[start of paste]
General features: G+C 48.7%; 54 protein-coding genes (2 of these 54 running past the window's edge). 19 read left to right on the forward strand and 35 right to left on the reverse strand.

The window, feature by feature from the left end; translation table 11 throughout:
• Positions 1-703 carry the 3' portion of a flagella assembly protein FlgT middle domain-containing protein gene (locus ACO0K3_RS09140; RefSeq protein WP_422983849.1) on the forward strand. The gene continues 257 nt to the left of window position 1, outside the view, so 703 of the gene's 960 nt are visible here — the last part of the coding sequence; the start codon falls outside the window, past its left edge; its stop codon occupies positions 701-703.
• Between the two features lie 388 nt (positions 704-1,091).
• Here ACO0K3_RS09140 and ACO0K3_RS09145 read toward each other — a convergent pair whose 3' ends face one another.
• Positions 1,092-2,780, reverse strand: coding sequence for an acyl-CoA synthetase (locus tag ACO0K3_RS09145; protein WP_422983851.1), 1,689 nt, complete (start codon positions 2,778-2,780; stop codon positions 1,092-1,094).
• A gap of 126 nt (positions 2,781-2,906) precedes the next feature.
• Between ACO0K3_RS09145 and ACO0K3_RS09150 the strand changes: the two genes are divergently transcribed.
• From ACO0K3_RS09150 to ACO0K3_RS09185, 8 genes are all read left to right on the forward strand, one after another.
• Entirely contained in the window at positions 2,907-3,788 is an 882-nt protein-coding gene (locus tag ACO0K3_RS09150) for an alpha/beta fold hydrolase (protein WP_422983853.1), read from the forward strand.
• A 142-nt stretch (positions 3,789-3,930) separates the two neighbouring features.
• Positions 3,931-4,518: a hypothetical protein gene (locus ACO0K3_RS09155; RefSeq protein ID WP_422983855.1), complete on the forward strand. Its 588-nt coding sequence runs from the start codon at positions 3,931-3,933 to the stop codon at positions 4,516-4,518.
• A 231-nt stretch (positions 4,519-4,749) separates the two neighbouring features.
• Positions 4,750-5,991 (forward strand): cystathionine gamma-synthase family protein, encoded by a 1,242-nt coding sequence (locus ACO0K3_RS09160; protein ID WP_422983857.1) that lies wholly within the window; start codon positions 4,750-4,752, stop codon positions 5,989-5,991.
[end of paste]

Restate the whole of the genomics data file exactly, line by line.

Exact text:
General features: G+C 48.7%; 54 protein-coding genes (2 of these 54 running past the window's edge). 19 read left to right on the forward strand and 35 right to left on the reverse strand.

The window, feature by feature from the left end; translation table 11 throughout:
• Positions 1-703 carry the 3' portion of a flagella assembly protein FlgT middle domain-containing protein gene (locus ACO0K3_RS09140; RefSeq protein WP_422983849.1) on the forward strand. The gene continues 257 nt to the left of window position 1, outside the view, so 703 of the gene's 960 nt are visible here — the last part of the coding sequence; the start codon falls outside the window, past its left edge; its stop codon occupies positions 701-703.
• Between the two features lie 388 nt (positions 704-1,091).
• Here ACO0K3_RS09140 and ACO0K3_RS09145 read toward each other — a convergent pair whose 3' ends face one another.
• Positions 1,092-2,780, reverse strand: coding sequence for an acyl-CoA synthetase (locus tag ACO0K3_RS09145; protein WP_422983851.1), 1,689 nt, complete (start codon positions 2,778-2,780; stop codon positions 1,092-1,094).
• A gap of 126 nt (positions 2,781-2,906) precedes the next feature.
• Between ACO0K3_RS09145 and ACO0K3_RS09150 the strand changes: the two genes are divergently transcribed.
• From ACO0K3_RS09150 to ACO0K3_RS09185, 8 genes are all read left to right on the forward strand, one after another.
• Entirely contained in the window at positions 2,907-3,788 is an 882-nt protein-coding gene (locus tag ACO0K3_RS09150) for an alpha/beta fold hydrolase (protein WP_422983853.1), read from the forward strand.
• A 142-nt stretch (positions 3,789-3,930) separates the two neighbouring features.
• Positions 3,931-4,518: a hypothetical protein gene (locus ACO0K3_RS09155; RefSeq protein ID WP_422983855.1), complete on the forward strand. Its 588-nt coding sequence runs from the start codon at positions 3,931-3,933 to the stop codon at positions 4,516-4,518.
• A 231-nt stretch (positions 4,519-4,749) separates the two neighbouring features.
• Positions 4,750-5,991 (forward strand): cystathionine gamma-synthase family protein, encoded by a 1,242-nt coding sequence (locus ACO0K3_RS09160; protein ID WP_422983857.1) that lies wholly within the window; start codon positions 4,750-4,752, stop codon positions 5,989-5,991.